In a general public meeting on Feb. 10, PacifiCorp announced they were going to apply for an extension on their Integrated Resource Plan (IRP). Originally to be filed on April 1, 2021, the company stated their new deadline date would be Sept. 1, 2021, with public meetings April-August.
According to PacifiCorp’s website, “the IRP is a comprehensive decision support tool and roadmap for meeting the company’s objective of providing reliable and least-cost electric service to all of our customers. The plan is developed with considerable public involvement from state utility commission staff, state agencies, customer and industry advocacy groups, project developers, and other stakeholders.”
The plan is filed every other year and focuses on the first 10 years on a 20-year planning period, according to PacifiCorp. The plan specifically creates steps that can be implemented in the next two to four years.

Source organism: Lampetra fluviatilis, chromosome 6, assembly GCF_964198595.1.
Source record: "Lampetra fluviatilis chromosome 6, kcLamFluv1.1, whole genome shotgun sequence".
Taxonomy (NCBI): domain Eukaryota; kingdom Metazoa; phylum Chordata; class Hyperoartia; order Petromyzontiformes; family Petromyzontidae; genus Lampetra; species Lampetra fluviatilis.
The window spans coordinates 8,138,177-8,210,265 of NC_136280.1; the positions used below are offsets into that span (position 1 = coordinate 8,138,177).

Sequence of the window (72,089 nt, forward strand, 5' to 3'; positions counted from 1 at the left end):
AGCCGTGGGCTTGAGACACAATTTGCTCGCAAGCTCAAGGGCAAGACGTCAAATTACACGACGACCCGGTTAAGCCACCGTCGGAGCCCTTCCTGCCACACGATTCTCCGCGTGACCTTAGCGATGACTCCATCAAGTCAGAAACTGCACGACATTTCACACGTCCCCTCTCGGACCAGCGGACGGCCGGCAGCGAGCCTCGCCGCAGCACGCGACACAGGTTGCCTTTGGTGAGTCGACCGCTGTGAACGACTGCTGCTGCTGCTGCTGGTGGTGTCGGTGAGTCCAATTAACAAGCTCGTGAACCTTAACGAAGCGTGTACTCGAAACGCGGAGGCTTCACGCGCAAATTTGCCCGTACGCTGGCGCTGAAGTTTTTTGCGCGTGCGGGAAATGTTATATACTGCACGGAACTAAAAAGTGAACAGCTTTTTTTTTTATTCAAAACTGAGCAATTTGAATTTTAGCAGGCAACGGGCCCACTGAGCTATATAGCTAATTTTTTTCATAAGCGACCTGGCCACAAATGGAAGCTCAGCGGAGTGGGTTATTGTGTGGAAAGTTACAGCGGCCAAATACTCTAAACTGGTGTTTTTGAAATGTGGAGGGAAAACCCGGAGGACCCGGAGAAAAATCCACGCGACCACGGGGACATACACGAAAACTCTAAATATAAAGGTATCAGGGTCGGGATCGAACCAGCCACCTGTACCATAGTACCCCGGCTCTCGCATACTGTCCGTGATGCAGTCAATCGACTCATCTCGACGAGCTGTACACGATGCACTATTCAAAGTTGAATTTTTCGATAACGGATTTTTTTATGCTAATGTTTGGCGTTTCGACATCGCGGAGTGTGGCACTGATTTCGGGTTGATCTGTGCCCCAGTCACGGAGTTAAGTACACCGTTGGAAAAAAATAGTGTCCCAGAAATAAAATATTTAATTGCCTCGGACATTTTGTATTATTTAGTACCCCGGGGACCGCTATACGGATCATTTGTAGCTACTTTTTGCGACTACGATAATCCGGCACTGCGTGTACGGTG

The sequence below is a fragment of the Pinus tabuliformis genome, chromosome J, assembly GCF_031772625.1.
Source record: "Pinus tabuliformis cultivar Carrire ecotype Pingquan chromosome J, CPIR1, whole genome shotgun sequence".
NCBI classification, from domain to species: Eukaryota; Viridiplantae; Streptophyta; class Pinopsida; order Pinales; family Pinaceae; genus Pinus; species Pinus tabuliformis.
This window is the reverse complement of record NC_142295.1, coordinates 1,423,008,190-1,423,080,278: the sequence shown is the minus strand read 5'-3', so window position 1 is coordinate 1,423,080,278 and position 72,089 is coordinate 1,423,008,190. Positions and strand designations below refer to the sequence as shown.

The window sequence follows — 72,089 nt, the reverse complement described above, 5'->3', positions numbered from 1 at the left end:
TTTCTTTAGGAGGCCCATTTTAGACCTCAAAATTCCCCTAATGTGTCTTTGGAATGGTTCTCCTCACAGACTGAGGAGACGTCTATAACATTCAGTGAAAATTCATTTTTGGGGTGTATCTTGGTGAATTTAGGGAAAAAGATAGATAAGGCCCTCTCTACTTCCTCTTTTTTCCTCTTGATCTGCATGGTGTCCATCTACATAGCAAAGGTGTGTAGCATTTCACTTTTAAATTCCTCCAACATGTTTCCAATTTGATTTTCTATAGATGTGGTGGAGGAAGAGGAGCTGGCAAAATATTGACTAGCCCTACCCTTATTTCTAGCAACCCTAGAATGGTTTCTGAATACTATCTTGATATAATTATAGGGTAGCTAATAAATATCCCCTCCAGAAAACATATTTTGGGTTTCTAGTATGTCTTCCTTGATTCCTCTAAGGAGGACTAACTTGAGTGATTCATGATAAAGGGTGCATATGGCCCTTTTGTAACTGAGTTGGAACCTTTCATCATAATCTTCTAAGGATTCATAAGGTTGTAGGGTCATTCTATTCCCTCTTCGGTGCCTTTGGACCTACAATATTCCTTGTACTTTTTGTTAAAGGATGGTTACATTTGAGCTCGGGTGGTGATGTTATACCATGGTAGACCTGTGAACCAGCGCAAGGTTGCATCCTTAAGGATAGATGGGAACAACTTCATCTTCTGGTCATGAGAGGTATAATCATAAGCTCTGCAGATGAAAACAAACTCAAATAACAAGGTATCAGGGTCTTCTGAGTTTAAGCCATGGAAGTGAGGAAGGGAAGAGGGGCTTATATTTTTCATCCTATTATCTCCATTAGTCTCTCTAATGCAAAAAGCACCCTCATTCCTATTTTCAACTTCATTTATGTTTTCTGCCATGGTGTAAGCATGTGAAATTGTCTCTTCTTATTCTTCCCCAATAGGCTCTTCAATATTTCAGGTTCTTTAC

During the meeting, PacifiCorp said their new modeling software has been having performance issues and the extension is needed to fully prepare their IRP.
“The object of the IRP is to develop the best portfolio of resource types that is the least-cost least-risk path forward for our customers,” Rocky Mountain Power and PacifiCorp spokesman David Eskelsen said. “Each edition of the IRP is an updated look at the future based on the most recent information we have.”
One reason Kemmerer and other plant locations look to this plan is to find out about future plans for plants.
“So, the plan is more of a roadmap for the future, and updated information with each successive edition may show that changes are indicated,” Eskelsen said. “For example, the anticipated retirement dates for Naughton and other generating units in the 2017 IRP were different from expectations in the 2019 edition of the IRP. There may be additional changes in the 2021 edition.”
While this may mean extended time before closure or other changes, Eskelsen said it is too early to make any predictions.
“The fact is, the current round of computer modeling of the economics and reliability is still in progress, so there are no results as yet,” Eskelsen said. “Any speculation about how that might change is likely meaningless at this point.”